If you’re looking after the environment, you’re looking after your guests. Tell them.

If you’re looking after the environment, you’re looking after your guests. Tell them.

Written above a doorway at London’s Horniman Museum is an Einstein quote that reads:

‘The environment is everything except myself.’

When I saw it last week it reminded me of both our smallness and the scale of our responsibility for fixing the damage we cause.

Having thought more a bit about it, however, I see it as typifying our detachment. After all, what it says is that nature is something else, that maybe should be protected – but for its own benefit, not for ours. It’s like all those cards in hotel bathrooms asking people to hang up their towels to ‘save the planet’. If we want to engage people – be they guests, staff or local communities – in our efforts to look after the world, we have to show how it benefits them.

Last week, National Geographic published its first Sustainable Impact Report, in which it assessed that the 55 lodges in its Unique Lodges of the World collection had rehabilitated and protected over 3.7 million acres of land and sea. “Proof that tourism — when done right — can be a powerful force for good in the world.”

Also, last week the Convention on Biodiversity declared that the theme for 2017’s International Day of Biodiversity on May 22 would be Biodiversity and Sustainable Tourism. “We very much welcome the decision taken by the Convention on Biological Diversity to emphasize the link between tourism and biodiversity,” commented UNWTO Secretary-General, Taleb Rifai. “Tourism is one of the best placed sectors to contribute to inclusive and sustainable development and, with the right policies in place, to preserving ecosystems, biodiversity and natural heritage.”

All this is correct, and welcome. But we can – and must – go further. It is not enough to say that sustainable tourism can protect the natural world. We need to explain to people that when we restore nature, we ensure that they can live healthier, happier lives.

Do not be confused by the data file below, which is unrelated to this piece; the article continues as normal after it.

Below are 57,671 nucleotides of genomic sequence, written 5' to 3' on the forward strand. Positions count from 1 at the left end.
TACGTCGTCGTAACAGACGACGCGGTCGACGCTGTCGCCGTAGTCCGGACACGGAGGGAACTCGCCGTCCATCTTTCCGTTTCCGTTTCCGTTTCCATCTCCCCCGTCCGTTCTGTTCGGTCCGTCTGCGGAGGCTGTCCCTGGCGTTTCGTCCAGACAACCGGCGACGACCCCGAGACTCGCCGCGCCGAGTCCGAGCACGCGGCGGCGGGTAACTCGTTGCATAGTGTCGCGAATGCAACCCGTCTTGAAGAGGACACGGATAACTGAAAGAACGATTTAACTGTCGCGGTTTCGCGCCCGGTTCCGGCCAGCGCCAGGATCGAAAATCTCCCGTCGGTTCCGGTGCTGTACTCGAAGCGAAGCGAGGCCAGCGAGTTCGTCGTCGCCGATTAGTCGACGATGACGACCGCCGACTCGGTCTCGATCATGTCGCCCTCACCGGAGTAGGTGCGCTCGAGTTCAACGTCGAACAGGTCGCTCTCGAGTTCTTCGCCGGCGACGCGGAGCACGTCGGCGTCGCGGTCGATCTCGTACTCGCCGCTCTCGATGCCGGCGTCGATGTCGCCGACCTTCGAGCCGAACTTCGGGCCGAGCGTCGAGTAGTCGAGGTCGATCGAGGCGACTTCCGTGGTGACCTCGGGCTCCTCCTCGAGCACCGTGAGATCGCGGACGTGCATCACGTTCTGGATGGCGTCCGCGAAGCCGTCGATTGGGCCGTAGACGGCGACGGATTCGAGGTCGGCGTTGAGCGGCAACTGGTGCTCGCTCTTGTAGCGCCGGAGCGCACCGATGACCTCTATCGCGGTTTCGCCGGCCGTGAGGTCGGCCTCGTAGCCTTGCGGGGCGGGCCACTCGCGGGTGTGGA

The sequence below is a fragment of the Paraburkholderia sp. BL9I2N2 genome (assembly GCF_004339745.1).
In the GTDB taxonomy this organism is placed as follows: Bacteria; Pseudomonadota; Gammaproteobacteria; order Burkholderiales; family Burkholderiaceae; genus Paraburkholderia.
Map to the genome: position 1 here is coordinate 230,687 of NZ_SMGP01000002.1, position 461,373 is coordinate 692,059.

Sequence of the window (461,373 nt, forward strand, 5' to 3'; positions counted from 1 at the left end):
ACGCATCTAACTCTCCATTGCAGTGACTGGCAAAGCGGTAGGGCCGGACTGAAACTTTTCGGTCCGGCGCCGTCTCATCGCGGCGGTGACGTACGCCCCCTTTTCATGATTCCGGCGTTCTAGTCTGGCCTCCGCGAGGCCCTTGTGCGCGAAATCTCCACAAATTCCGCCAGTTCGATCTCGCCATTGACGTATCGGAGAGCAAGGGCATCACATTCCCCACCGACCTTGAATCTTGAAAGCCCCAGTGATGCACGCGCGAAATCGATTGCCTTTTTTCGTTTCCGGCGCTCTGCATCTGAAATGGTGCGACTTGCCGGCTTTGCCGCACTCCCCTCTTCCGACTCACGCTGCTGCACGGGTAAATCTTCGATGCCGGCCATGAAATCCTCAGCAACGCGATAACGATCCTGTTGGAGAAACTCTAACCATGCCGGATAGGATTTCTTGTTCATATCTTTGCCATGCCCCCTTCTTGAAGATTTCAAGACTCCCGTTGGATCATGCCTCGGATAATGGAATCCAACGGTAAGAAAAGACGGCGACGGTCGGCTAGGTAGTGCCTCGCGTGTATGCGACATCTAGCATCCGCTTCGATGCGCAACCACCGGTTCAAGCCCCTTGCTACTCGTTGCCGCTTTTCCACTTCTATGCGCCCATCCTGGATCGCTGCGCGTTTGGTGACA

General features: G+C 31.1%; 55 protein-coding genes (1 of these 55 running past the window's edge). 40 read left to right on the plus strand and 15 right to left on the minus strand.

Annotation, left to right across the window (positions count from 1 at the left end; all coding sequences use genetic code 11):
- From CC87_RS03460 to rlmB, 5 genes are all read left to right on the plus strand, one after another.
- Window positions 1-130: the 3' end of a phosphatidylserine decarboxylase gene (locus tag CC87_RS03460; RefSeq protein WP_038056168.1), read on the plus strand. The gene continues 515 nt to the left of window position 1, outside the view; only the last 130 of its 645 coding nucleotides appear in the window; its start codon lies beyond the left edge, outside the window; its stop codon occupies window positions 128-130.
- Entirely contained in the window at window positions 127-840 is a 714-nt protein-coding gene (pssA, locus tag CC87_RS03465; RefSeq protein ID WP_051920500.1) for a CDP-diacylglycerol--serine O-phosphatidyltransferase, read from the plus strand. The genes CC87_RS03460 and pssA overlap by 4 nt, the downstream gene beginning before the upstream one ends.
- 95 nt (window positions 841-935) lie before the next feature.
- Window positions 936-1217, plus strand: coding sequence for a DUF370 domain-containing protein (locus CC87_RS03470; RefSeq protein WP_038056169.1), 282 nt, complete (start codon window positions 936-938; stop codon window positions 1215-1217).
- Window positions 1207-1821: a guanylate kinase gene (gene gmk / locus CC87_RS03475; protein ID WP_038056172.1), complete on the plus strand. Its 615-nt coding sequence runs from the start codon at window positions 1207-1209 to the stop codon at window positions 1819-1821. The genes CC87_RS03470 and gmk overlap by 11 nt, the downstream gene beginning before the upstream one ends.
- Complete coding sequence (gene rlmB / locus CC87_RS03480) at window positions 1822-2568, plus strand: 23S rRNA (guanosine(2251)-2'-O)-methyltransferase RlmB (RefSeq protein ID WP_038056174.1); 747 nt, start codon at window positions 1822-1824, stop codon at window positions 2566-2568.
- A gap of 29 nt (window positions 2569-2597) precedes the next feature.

The Japanese phrase ‘shinrin-yoku’ translates as ‘Forest Bathing’. From 2004 to 2012, Japan’s government invested around $4million studying the physiological and psychological effects of people simply spending time in healthy forests. The results? According to a recent article from the World Economic Forum, the Japanese practice of ‘Forest Bathing’ is scientifically proven to be good for you. Forest Bathing was proven to “lower heart rate and blood pressure, reduce stress hormone production, boost the immune system, and improve overall feelings of wellbeing.” It’s now part of the country’s national health programme.

This is not an isolated piece of research. Last month, Friends of The Earth Europe and the Institute for European Environmental Policy released the first report to draw together the evidence connecting access to nature with human health. In Denmark, people living more than 1km from green space are more likely to be obese than those living closer than 300m. Doctors prescribe fewer antidepressants in urban areas with more trees on the street. Access to nature can reduce childhood behavioural problems, such as hyperactivity, emotional symptoms and peer relationship problems.

Also last month, the UN published its first-ever report acknowledging healthy ecosystems as a human right. “People have the right to benefit from nature for their livelihoods and for rewarding and dignified lives,” commented IUCN Director General Inger Andersen. “This includes, for example, the right to food for all, for present and future generations, the right to water, the right to housing, the right to health and many other social, economic and cultural rights. All of these depend on functioning ecosystems and biodiversity.”

This is the space that people working in tourism who actively protect the environment need to inhabit. We need people to see that when we invest time and resources in regenerating the wild we aren’t doing it because we are treehuggers who care more about nature than we do about our fellow humans.

We need to tell people that what we’re doing will help restore their health and wellbeing. It will make them happier. After all that’s what most people are looking for when they book a holiday.

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Jeremy Smith is the editor of sustainable tourism news site Travindy.com. His new book, Transforming Travel - realising the potential of sustainable tourism - is published this December by CABI. As well as writing a fortnightly blog for WTM's responsible tourism website, he works with responsible and sustainable travel businesses, developing their communications, brands, marketing and digital & social media strategy. He is co-author of Rough Guides' only guidebook dedicated to responsible tourism, Clean Breaks - 500 New Ways to See the World. Before that he was editor of The Ecologist, the world's longest-running environmental magazine. His own website is www.jmcsmith.co.uk

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